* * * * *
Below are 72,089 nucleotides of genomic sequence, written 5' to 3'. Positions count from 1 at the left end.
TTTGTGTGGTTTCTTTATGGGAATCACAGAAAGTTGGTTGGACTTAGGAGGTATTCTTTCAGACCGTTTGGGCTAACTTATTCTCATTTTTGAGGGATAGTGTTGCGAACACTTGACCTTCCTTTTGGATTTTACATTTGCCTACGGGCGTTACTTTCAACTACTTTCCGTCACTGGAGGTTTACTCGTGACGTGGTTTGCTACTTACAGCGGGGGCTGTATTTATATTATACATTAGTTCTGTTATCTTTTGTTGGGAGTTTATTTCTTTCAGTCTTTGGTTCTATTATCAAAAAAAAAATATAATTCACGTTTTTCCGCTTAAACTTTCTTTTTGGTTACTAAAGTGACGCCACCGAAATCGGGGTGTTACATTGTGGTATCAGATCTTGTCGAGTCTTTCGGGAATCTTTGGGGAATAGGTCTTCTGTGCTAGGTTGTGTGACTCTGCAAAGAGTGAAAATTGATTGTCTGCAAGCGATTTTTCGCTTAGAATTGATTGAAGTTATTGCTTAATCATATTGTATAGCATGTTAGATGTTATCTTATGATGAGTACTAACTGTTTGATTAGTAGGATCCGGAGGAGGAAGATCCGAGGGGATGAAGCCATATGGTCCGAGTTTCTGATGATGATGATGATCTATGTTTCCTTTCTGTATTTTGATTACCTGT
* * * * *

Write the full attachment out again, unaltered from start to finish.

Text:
Below are 72,089 nucleotides of genomic sequence, written 5' to 3'. Positions count from 1 at the left end.
TTTGTGTGGTTTCTTTATGGGAATCACAGAAAGTTGGTTGGACTTAGGAGGTATTCTTTCAGACCGTTTGGGCTAACTTATTCTCATTTTTGAGGGATAGTGTTGCGAACACTTGACCTTCCTTTTGGATTTTACATTTGCCTACGGGCGTTACTTTCAACTACTTTCCGTCACTGGAGGTTTACTCGTGACGTGGTTTGCTACTTACAGCGGGGGCTGTATTTATATTATACATTAGTTCTGTTATCTTTTGTTGGGAGTTTATTTCTTTCAGTCTTTGGTTCTATTATCAAAAAAAAAATATAATTCACGTTTTTCCGCTTAAACTTTCTTTTTGGTTACTAAAGTGACGCCACCGAAATCGGGGTGTTACATTGTGGTATCAGATCTTGTCGAGTCTTTCGGGAATCTTTGGGGAATAGGTCTTCTGTGCTAGGTTGTGTGACTCTGCAAAGAGTGAAAATTGATTGTCTGCAAGCGATTTTTCGCTTAGAATTGATTGAAGTTATTGCTTAATCATATTGTATAGCATGTTAGATGTTATCTTATGATGAGTACTAACTGTTTGATTAGTAGGATCCGGAGGAGGAAGATCCGAGGGGATGAAGCCATATGGTCCGAGTTTCTGATGATGATGATGATCTATGTTTCCTTTCTGTATTTTGATTACCTGT